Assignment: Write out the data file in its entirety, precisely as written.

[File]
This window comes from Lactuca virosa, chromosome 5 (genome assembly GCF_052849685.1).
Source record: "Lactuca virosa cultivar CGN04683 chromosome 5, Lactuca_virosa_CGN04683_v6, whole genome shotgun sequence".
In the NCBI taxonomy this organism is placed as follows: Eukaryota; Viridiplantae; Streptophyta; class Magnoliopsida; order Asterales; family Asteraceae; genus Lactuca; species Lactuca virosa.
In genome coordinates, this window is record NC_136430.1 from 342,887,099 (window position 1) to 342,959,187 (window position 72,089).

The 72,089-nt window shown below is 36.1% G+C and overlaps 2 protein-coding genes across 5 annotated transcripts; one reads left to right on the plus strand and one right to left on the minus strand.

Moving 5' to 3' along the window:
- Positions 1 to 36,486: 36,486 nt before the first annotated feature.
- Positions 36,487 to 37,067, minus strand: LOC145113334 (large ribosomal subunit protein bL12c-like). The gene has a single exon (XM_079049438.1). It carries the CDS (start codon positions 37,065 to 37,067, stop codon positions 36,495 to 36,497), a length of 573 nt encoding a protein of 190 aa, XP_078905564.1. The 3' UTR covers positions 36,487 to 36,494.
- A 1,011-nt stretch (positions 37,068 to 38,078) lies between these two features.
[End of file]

This window comes from Lactuca virosa, chromosome 5 (genome assembly GCF_052849685.1).
Source record: "Lactuca virosa cultivar CGN04683 chromosome 5, Lactuca_virosa_CGN04683_v6, whole genome shotgun sequence".
In the NCBI taxonomy this organism is placed as follows: Eukaryota; Viridiplantae; Streptophyta; class Magnoliopsida; order Asterales; family Asteraceae; genus Lactuca; species Lactuca virosa.
In genome coordinates, this window is record NC_136430.1 from 342,887,099 (window position 1) to 342,959,187 (window position 72,089).

The 72,089-nt window shown below is 36.1% G+C and overlaps 2 protein-coding genes across 5 annotated transcripts; one reads left to right on the plus strand and one right to left on the minus strand.

Moving 5' to 3' along the window:
- Positions 1 to 36,486: 36,486 nt before the first annotated feature.
- Positions 36,487 to 37,067, minus strand: LOC145113334 (large ribosomal subunit protein bL12c-like). The gene has a single exon (XM_079049438.1). It carries the CDS (start codon positions 37,065 to 37,067, stop codon positions 36,495 to 36,497), a length of 573 nt encoding a protein of 190 aa, XP_078905564.1. The 3' UTR covers positions 36,487 to 36,494.
- A 1,011-nt stretch (positions 37,068 to 38,078) lies between these two features.